Sochi 2014: Military saved GB Bobsleigh's Deen from life of crime

By Nick HopeBBC Olympic sports reporter in Sochi
Lamin Deen
British Bobsleigh pilot Lamin Deen will lead both the GBR 1 two-man and GBR 2 four-man teams at the Sochi Winter Olympics

Lamin Deen's life story could be a movie script.

From 'getting up to no good' in the rough parts of Manchester and being petrol-bombed in Northern Ireland, to helping protect the Queen and qualifying for the Winter Olympics.

It is an incredible tale, which is perhaps only lacking a Hollywood ending.

On Sunday the 32-year-old made his Team GB Olympic bow in Sochi, piloting the two-man bobsleigh team.

It essentially acts as a warm-up for the four-man competition, which begins on 22 February.

"There were hard times and I could have gone down the wrong road," said Deen, who has several childhood friends who have spent significant time in jail.

"Fortunately I joined the military and they moulded me and turned me into the person I am today."

Lamin Deen
Lamin Deen working for the Grenadier Guards and during active service on tour with the military.

Deen's family herald from Sierra Leone, but the athlete himself was born in London and moved to Manchester's then notorious Moss Side area at the age of nine.

He recalls earning a little pocket money by offering to 'protect' the cars of Manchester City fans who parked in his neighbourhood - a short distance from the club's previous Maine Road home.

However, this was not an entirely altruistic act. "Lets just say there was a penalty if they didn't pay," he says.

Behind the scenes with GB Bobsleigh pilot Deen

"That part of Manchester in the late 1990s wasn't the place to be.

"There was a lot of gang culture and I got into a bit of bother, but unlike some of my friends who didn't choose the right route I got out at a crucial time."

Aged 15 years and 9 months, Deen quit Stockport College a month into his first term and joined the military.

"It was by far harder than anything I had done in my life," he said. "It was a mill-grinder, tough, no, really tough, but I came out of the other end of it and was really proud of myself."

Tours of Bosnia and Kosovo followed, but time in Northern Ireland towards the end of the large-scale sectarian conflict proved to be character-building.

"One minute I was in the streets of Manchester, the next I was in Belfast and Dungannon [Ulster], behind the picket lines with a shield and getting petrol bombs thrown at you.

"It became normality to me and I just took everything that life threw at me - literally."

Deen avoided a tour of Afghanistan after being talent-spotted at a military sports event where he was competing in the 200m sprint.

Quick athletes often find a home in bobsleigh teams around around the world and this was to be the case for Deen who was was fast-tracked into the British set-up in 2007.

After his experiences during active service you would imagine life as a professional bobsleigher would have been light relief - not so according to Deen.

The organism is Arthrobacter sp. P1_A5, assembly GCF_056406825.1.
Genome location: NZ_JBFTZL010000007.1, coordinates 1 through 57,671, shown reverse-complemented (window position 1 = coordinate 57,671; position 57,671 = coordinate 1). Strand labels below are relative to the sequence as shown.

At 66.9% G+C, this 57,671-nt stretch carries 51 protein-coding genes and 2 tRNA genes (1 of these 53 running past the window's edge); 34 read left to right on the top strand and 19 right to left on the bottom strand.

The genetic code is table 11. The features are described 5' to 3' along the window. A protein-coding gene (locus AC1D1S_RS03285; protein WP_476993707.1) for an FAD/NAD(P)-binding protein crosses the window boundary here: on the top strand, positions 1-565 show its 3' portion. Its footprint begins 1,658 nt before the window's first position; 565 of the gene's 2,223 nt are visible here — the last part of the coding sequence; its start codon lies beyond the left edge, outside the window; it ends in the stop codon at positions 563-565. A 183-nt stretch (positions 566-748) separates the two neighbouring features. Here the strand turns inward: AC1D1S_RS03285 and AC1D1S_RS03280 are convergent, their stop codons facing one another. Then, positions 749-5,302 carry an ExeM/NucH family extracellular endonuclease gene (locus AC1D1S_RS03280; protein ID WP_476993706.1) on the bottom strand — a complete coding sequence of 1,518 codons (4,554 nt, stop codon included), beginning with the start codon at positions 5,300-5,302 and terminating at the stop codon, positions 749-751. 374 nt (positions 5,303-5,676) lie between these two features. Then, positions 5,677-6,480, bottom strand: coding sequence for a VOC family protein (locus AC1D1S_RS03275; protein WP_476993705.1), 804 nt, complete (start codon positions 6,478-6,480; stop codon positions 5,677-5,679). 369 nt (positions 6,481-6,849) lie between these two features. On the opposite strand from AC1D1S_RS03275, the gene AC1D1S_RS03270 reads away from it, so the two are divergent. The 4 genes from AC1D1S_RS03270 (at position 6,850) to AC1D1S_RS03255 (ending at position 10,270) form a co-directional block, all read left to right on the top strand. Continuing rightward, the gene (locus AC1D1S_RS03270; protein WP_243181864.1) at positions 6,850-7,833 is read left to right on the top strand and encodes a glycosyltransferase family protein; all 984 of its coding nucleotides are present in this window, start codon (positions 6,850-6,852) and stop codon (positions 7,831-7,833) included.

"What makes bobsleigh so difficult is the unpredictability," he tells BBC Sport.

"In the military there are commands and procedures but when you're out on the ice anything can happen."

His day-to-day role with the Grenadier Guardsexternal-link has seen him involved in 'Trooping the Colour' on numerous occasions, but combining this with training was difficult and he missed out on selection for the 2010 Vancouver Games.

"I was watching it on my sofa in Manchester and that's where I made the decision I had to go to the next Olympics," said Deen.

"I didn't want to go as a brakeman though. I wanted to be in control of my own destiny and try out as a pilot."

He was given an extended leave of absence to focus on reaching Sochi and after a difficult campaign Deen secured his place in the Team GB squad for at the last qualification event.

He was given lead pilot John Jackson's usual crew and achieved a career-best World Cup finish of 11th in Igls, Austria last month, which landed Great Britain a second four-man sled for the Olympics and also unlocked a place in the two-man competition.

"It was certainly a race I will never forget," he recalls.

"I didn't know the result when I crossed the line, but I saw my team-mates running down the track, there were a few tears, and then I knew we'd done enough and that felt great."

Preparations have been hampered though by a career-threatening injury to Craig Pickering, who has been replaced in the two-man team by John Baines.

"My heart is broken for Craig," Deen admitted.

"I have worked closely in the summer with John though and I'm quite confident that he can put in a great performance."

Deen is one of only a handful of black athletes to compete for Team GB at a Winter Olympics and he hopes that by taking part in the Games he can help boost participation.

How hard is it to climb into a bobsleigh?

"I don't know why there have been so few, perhaps black people don't like the cold," he jokes.

"I've been back to my old school and to community centres over the last few months, the response is wonderful.

"We've started to see a huge influx of black athletes coming into the sport and hopefully the Olympics will push forward with that drive.

Deen is unsure what his long-term future holds and could return to the military full-time once the Games are over.

All the more reason he says to enjoy this experience to the full.